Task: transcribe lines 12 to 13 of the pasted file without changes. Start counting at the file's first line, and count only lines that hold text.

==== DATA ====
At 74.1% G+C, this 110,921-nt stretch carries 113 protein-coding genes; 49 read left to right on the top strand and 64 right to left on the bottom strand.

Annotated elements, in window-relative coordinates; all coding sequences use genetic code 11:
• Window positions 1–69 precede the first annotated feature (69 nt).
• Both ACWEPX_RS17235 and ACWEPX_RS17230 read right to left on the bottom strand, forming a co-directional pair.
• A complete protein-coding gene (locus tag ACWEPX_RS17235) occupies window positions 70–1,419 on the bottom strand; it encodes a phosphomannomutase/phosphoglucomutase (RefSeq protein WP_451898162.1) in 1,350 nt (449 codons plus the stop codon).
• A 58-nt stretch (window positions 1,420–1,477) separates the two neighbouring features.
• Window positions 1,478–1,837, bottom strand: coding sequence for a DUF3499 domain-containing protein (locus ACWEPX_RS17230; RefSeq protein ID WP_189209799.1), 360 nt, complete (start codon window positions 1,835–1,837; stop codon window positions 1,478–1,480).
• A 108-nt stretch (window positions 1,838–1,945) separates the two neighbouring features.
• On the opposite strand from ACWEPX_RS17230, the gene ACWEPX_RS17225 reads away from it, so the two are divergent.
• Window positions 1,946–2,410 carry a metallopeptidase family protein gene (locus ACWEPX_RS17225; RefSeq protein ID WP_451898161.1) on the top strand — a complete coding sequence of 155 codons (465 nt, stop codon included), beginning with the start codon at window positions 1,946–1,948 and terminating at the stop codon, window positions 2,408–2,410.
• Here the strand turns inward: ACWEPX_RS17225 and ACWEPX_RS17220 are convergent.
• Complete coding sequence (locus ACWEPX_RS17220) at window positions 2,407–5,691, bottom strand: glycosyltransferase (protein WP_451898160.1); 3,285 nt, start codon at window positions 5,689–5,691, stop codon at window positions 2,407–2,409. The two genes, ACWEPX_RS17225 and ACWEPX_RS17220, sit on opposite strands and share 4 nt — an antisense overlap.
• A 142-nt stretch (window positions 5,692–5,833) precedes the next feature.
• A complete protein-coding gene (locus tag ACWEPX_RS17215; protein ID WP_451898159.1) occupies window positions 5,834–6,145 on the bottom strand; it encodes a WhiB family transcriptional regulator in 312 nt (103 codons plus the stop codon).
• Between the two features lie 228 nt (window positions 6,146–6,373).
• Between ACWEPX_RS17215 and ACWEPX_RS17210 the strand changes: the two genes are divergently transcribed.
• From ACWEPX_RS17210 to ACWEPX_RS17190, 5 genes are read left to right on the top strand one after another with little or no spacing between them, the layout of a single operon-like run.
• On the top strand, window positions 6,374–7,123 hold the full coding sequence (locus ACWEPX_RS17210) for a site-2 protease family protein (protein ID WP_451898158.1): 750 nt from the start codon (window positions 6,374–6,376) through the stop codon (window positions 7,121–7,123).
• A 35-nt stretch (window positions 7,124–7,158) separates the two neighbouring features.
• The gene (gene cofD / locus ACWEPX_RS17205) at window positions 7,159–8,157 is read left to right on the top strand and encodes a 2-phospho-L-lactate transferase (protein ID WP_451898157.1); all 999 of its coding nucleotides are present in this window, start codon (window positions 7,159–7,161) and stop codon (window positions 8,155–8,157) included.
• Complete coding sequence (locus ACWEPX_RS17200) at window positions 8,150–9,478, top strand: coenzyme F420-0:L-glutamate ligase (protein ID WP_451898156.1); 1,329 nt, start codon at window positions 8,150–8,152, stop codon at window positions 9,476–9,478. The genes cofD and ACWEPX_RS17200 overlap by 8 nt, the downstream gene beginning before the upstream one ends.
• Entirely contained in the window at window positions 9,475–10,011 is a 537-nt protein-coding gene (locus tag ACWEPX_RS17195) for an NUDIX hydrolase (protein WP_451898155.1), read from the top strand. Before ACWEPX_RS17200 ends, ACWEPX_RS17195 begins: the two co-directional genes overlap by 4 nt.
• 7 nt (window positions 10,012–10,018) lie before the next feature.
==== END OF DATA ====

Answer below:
• Complete coding sequence (locus ACWEPX_RS17220) at window positions 2,407–5,691, bottom strand: glycosyltransferase (protein WP_451898160.1); 3,285 nt, start codon at window positions 5,689–5,691, stop codon at window positions 2,407–2,409. The two genes, ACWEPX_RS17225 and ACWEPX_RS17220, sit on opposite strands and share 4 nt — an antisense overlap.
• A 142-nt stretch (window positions 5,692–5,833) precedes the next feature.